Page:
Finkelstein: Where’s the Solidarity for Gaza? (2/3)

Finkelstein: Where's the Solidarity for Gaza? (2/3)

In part two, Norman Finkelstein says that while Palestinian protesters in Gaza have bravely resisted their ghettoization under merciless Israeli fire, international solidarity is falling short

Story Transcript

AARON MATÉ: It’s The Real News, I’m Aaron Maté. We’re continuing with Norman Finkelstein, author of many books, including his latest, Gaza: An Inquest into Its Martyrdom. And we’re talking about The Great March of Return in Gaza. All right, Norman. So, you were talking before the break a little about how the New York Times has been covering The Great March of Return. And I want to stay on that theme and talk about some of the talking points that Israel has put forward in trying to justify its firing on Gaza protesters, which is that these protesters pose a threat to Israeli citizens in trying to cross over from Gaza and that this march is the work of Hamas. So, Hamas is behind the march, some the protesters who have been killed are members of Hamas’ armed wing, which proves that this is a really just an entire plot by Hamas. So, can you address that?

NORMAN FINKELSTEIN: Well, first of all, most of the human rights and media- let’s start with the human rights. Most of the human rights accounts of what’s going on in Gaza, they refer to Israel’s use of disproportionate force and indiscriminate force. And then, the question arises- if they’re accusing Israel of disproportionate force and indiscriminate force, are you implying that Israel has the right to use proportionate force and discriminate force? The law, I think is pretty clear in that question. Israel doesn’t have the right to use any force. Now, that may sound over the top, but what is the law? Gaza is under occupation. Gaza is struggling for self-determination, the right to self-determination, and statehood.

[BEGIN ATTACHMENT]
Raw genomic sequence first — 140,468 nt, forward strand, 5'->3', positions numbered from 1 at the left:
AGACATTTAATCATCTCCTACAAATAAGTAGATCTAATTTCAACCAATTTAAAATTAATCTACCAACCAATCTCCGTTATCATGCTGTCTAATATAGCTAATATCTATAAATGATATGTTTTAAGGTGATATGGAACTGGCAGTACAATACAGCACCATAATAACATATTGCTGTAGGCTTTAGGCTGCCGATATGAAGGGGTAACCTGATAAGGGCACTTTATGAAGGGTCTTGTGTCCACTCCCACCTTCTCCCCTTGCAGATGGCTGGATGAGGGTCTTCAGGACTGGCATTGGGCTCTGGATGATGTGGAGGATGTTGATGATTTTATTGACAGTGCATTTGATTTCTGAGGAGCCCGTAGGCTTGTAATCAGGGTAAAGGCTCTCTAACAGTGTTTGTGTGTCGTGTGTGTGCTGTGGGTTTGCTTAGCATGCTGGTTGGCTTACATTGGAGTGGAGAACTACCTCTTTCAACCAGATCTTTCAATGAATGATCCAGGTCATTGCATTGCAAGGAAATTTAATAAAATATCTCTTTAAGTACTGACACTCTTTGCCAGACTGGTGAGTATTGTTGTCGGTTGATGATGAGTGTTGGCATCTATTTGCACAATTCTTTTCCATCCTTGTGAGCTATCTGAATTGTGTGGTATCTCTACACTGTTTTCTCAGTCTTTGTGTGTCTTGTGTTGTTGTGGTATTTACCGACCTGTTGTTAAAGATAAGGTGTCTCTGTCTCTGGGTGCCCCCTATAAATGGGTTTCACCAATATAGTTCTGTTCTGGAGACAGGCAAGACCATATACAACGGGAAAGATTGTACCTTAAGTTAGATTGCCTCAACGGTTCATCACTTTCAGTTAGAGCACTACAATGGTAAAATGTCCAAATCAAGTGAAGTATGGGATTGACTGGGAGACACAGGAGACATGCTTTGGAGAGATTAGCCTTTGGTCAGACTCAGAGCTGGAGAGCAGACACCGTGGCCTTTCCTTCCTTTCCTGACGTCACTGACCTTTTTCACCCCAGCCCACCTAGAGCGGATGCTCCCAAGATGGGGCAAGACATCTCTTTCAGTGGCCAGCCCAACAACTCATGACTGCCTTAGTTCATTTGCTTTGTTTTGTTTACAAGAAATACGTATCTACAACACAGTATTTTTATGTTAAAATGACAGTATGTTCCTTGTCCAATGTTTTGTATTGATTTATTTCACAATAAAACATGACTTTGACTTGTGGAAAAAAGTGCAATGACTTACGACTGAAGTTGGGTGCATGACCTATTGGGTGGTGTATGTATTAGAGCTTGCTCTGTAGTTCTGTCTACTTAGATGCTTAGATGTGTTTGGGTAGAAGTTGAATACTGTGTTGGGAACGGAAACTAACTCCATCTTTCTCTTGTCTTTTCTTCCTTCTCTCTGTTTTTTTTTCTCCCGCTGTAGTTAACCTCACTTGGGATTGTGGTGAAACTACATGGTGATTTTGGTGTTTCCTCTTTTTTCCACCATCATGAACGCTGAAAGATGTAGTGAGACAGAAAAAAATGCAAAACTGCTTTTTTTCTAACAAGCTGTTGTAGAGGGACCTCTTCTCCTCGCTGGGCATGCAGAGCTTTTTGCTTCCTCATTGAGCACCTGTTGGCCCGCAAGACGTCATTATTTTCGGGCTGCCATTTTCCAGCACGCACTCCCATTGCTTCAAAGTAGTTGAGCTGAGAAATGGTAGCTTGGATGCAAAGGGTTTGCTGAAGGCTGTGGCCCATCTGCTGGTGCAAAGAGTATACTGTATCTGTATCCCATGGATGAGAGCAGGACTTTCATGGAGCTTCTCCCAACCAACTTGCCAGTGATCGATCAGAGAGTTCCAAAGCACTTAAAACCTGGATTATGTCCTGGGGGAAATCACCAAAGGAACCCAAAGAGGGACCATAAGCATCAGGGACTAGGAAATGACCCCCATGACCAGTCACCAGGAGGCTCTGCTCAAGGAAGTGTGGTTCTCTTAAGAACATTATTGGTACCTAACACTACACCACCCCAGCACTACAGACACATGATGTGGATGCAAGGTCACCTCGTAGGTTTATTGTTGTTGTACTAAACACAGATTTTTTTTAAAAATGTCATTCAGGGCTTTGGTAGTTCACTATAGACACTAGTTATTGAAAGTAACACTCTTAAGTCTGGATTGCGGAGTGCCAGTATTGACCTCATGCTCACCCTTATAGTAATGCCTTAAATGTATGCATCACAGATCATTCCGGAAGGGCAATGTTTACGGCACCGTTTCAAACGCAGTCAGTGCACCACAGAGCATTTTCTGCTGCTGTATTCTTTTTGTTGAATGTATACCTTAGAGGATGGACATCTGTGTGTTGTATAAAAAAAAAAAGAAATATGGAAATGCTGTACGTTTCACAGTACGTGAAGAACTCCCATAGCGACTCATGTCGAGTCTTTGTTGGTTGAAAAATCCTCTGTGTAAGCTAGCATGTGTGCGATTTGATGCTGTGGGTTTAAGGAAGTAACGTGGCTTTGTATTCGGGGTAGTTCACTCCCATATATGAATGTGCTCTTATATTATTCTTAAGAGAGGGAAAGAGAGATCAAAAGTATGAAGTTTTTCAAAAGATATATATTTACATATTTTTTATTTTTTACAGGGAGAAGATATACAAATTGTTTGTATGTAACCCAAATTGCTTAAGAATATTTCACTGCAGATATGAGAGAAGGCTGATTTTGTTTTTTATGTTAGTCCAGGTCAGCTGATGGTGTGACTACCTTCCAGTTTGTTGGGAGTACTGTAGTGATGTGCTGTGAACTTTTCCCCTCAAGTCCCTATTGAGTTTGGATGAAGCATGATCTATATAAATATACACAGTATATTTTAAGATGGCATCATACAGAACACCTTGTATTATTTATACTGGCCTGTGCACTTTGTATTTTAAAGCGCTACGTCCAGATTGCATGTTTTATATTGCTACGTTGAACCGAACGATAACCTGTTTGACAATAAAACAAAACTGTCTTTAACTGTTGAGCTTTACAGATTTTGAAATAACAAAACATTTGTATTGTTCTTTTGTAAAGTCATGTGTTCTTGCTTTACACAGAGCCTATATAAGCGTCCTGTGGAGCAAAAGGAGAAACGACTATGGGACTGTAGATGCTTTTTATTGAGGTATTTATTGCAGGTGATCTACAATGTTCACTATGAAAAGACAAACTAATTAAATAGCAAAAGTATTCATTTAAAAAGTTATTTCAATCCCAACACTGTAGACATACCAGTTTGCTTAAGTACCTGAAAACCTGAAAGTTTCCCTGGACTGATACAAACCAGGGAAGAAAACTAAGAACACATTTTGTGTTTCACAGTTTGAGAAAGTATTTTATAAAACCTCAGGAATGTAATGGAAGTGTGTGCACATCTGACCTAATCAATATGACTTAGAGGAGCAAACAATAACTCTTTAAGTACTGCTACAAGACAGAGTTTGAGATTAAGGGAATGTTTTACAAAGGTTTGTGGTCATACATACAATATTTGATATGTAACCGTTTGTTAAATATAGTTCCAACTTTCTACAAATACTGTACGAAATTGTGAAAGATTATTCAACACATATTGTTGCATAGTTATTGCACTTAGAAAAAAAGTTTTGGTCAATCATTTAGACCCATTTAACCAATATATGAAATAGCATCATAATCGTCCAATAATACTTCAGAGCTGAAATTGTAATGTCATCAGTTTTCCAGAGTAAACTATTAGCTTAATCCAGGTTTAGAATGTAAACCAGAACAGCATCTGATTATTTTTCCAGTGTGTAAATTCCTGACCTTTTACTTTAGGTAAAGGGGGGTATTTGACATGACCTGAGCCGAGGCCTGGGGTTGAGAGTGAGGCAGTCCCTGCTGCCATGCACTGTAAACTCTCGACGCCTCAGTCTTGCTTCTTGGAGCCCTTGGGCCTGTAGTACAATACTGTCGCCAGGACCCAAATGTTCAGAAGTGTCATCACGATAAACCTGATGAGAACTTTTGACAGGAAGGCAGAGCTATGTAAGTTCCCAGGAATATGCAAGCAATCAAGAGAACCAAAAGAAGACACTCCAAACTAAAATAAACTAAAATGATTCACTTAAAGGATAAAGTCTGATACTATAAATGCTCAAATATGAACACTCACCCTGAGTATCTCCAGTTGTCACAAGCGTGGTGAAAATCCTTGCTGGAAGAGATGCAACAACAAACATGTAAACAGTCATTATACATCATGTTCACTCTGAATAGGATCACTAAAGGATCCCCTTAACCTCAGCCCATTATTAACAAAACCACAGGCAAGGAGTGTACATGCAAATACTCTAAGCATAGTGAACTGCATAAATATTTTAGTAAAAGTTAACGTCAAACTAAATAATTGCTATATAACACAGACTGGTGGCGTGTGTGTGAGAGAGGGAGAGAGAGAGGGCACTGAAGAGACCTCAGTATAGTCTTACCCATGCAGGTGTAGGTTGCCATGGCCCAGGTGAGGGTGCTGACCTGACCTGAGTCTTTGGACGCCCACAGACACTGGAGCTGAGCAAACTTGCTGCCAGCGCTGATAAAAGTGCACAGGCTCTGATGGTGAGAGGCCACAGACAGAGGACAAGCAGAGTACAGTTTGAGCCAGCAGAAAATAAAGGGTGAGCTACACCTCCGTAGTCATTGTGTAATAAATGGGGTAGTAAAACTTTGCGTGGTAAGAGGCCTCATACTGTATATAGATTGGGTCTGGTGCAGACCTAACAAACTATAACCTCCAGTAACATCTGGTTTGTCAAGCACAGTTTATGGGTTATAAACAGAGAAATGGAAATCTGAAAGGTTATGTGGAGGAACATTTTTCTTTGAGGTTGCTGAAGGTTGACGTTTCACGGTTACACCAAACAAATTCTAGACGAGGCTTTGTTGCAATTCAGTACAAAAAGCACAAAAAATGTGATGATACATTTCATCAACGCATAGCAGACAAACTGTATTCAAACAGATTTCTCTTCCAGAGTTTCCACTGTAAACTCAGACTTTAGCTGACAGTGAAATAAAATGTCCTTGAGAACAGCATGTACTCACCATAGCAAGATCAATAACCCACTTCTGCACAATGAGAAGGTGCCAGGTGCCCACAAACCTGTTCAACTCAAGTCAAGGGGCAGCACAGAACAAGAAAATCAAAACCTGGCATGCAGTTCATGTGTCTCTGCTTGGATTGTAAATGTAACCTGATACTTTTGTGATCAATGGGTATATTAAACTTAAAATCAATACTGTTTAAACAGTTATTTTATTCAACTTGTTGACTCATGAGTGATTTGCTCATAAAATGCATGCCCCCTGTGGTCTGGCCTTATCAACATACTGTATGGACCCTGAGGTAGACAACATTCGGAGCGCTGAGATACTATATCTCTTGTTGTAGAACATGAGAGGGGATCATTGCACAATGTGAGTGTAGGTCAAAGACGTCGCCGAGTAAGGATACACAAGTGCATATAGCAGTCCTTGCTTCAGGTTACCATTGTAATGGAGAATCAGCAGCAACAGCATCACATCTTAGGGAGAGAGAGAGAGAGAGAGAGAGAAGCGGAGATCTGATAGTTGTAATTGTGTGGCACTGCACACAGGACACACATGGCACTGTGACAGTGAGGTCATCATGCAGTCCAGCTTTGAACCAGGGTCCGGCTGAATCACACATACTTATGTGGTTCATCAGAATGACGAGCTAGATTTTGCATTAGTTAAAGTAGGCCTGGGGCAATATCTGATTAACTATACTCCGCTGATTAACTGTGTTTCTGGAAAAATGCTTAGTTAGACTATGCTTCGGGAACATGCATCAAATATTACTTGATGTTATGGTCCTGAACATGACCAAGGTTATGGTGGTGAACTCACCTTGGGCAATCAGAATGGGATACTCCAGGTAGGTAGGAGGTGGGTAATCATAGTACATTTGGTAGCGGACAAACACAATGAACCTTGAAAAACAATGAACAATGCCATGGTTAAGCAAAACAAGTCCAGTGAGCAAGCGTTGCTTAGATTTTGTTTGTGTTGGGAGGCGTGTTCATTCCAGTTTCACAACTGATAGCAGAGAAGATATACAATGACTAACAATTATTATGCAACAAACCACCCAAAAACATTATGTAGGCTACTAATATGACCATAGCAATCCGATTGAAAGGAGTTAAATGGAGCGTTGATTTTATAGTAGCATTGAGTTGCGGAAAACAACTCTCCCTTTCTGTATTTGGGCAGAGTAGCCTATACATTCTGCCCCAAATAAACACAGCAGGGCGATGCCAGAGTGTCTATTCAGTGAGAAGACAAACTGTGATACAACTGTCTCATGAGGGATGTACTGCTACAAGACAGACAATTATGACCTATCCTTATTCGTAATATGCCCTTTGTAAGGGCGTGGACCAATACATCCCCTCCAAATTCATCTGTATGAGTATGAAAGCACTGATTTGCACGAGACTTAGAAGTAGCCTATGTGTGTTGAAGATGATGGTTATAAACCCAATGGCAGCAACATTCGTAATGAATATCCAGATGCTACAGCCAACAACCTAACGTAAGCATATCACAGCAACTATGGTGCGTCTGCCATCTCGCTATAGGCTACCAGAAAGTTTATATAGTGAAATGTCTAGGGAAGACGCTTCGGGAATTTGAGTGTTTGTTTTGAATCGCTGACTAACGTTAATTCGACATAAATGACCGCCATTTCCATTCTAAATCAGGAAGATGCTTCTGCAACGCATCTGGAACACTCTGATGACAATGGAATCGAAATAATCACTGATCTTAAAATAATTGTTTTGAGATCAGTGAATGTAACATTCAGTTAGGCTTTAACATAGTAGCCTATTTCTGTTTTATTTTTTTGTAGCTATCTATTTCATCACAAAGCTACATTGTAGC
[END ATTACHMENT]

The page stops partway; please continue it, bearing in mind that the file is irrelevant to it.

That’s been the preeminent demand of the Palestinian national movement, and that demand has been ratified by the United Nations and other responsible political institutions and agencies. So, what is the law? The law is, under international law, a movement struggling for self-determination or struggling to free itself of alien occupation is not prohibited from using armed force to achieve its objective. That’s to say, the Palestinians have the right under international law to use armed force in order to end an alien occupation and to achieve self-determination. The law is an unequivocal. There is no dispute whatsoever among specialists in the field that a occupying power, or a power denying the right to self-determination of a people, does not have the right to use any force.